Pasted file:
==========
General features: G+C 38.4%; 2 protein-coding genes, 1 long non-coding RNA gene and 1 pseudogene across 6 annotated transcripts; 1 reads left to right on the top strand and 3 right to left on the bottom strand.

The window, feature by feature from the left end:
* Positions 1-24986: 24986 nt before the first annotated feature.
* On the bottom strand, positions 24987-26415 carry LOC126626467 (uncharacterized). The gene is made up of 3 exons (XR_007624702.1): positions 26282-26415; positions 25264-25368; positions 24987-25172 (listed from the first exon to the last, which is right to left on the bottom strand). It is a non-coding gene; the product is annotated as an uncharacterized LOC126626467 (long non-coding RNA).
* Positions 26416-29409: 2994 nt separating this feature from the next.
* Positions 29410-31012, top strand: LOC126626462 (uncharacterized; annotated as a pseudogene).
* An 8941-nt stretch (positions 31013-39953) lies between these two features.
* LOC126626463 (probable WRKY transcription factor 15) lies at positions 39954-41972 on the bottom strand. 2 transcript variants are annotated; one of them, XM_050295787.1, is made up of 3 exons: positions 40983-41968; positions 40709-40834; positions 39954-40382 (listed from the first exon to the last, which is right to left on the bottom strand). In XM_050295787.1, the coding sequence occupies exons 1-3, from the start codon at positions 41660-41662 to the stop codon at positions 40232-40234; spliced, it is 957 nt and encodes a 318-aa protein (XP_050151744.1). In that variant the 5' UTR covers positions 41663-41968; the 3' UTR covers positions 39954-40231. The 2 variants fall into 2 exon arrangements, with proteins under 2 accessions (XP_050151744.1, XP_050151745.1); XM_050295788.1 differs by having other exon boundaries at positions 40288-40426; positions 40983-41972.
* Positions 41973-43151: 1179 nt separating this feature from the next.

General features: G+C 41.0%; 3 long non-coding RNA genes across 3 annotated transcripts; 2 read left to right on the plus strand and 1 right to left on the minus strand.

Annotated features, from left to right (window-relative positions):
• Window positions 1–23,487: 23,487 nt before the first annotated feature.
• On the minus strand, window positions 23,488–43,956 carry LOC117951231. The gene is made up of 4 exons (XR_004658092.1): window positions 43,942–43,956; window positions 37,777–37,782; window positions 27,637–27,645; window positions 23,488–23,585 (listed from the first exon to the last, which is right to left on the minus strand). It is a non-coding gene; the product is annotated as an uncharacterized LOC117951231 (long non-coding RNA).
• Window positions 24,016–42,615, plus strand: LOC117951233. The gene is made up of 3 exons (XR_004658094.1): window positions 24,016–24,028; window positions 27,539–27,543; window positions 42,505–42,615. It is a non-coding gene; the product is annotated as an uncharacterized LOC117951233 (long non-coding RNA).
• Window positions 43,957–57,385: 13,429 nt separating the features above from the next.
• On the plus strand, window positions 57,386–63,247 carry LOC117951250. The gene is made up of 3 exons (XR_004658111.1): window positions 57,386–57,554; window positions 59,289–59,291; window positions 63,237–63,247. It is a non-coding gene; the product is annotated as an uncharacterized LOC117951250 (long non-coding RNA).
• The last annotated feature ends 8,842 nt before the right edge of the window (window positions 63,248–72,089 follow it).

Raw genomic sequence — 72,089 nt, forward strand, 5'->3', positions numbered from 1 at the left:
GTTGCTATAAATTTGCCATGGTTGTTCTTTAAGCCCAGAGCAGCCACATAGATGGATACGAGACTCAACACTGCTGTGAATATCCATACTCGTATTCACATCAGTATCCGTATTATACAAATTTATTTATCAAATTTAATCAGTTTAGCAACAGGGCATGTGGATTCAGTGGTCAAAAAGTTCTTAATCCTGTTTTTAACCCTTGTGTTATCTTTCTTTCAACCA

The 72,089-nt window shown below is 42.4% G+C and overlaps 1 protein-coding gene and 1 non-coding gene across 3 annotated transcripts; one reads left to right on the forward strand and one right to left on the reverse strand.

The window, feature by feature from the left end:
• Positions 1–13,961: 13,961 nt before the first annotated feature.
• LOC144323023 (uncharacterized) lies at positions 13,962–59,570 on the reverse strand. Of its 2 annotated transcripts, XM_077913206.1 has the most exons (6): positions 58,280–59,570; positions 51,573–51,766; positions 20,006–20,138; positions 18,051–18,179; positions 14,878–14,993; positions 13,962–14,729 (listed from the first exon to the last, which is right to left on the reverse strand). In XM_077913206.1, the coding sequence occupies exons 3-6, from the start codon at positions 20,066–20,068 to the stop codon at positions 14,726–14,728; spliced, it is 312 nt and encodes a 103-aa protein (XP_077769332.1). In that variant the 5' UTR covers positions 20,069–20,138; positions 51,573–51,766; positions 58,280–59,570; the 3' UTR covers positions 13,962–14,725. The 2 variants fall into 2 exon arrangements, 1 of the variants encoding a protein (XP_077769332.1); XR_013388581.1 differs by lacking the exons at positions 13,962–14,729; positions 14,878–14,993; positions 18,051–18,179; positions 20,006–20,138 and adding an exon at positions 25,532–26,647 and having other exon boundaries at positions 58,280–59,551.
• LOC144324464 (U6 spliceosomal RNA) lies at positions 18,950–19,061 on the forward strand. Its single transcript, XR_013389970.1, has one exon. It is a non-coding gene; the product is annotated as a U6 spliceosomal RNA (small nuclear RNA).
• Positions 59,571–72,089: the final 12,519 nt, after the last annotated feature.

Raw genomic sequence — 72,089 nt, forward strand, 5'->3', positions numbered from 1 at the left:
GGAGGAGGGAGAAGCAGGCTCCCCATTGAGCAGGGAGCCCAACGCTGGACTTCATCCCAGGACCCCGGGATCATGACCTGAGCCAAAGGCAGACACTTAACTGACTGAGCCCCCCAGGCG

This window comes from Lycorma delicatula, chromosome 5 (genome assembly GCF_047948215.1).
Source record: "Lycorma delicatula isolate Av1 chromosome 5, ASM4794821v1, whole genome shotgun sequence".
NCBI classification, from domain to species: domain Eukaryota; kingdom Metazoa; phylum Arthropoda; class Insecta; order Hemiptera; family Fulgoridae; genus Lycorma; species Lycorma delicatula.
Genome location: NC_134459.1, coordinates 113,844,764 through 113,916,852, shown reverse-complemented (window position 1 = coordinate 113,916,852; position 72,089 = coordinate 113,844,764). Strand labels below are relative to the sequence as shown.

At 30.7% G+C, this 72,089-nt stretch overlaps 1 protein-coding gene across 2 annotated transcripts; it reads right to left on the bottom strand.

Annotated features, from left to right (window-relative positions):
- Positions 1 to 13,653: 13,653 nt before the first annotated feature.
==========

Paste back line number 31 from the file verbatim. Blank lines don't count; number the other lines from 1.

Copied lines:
Genome location: NC_134459.1, coordinates 113,844,764 through 113,916,852, shown reverse-complemented (window position 1 = coordinate 113,916,852; position 72,089 = coordinate 113,844,764). Strand labels below are relative to the sequence as shown.